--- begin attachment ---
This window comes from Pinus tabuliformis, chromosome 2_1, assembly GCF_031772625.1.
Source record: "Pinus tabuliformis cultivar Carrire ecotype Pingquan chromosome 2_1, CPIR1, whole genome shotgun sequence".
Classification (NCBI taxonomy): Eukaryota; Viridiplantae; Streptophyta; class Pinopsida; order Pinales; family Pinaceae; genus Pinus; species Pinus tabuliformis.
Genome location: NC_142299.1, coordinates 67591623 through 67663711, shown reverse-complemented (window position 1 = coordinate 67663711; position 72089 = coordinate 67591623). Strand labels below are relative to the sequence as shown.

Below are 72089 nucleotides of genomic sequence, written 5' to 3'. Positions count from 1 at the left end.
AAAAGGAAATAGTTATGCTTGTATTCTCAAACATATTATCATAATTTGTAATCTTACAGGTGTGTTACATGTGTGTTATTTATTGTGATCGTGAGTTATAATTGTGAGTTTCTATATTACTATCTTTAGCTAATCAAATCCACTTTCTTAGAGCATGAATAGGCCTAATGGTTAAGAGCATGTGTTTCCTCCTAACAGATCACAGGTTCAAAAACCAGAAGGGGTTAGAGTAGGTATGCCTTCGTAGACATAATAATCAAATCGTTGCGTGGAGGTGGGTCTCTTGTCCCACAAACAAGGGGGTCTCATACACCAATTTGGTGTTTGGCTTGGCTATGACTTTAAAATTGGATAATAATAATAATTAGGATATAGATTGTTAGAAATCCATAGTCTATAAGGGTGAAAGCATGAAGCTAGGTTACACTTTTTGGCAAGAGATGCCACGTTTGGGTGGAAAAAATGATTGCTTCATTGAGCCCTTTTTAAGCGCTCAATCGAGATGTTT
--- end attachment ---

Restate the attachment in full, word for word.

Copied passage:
This window comes from Pinus tabuliformis, chromosome 2_1, assembly GCF_031772625.1.
Source record: "Pinus tabuliformis cultivar Carrire ecotype Pingquan chromosome 2_1, CPIR1, whole genome shotgun sequence".
Classification (NCBI taxonomy): Eukaryota; Viridiplantae; Streptophyta; class Pinopsida; order Pinales; family Pinaceae; genus Pinus; species Pinus tabuliformis.
Genome location: NC_142299.1, coordinates 67591623 through 67663711, shown reverse-complemented (window position 1 = coordinate 67663711; position 72089 = coordinate 67591623). Strand labels below are relative to the sequence as shown.

Below are 72089 nucleotides of genomic sequence, written 5' to 3'. Positions count from 1 at the left end.
AAAAGGAAATAGTTATGCTTGTATTCTCAAACATATTATCATAATTTGTAATCTTACAGGTGTGTTACATGTGTGTTATTTATTGTGATCGTGAGTTATAATTGTGAGTTTCTATATTACTATCTTTAGCTAATCAAATCCACTTTCTTAGAGCATGAATAGGCCTAATGGTTAAGAGCATGTGTTTCCTCCTAACAGATCACAGGTTCAAAAACCAGAAGGGGTTAGAGTAGGTATGCCTTCGTAGACATAATAATCAAATCGTTGCGTGGAGGTGGGTCTCTTGTCCCACAAACAAGGGGGTCTCATACACCAATTTGGTGTTTGGCTTGGCTATGACTTTAAAATTGGATAATAATAATAATTAGGATATAGATTGTTAGAAATCCATAGTCTATAAGGGTGAAAGCATGAAGCTAGGTTACACTTTTTGGCAAGAGATGCCACGTTTGGGTGGAAAAAATGATTGCTTCATTGAGCCCTTTTTAAGCGCTCAATCGAGATGTTT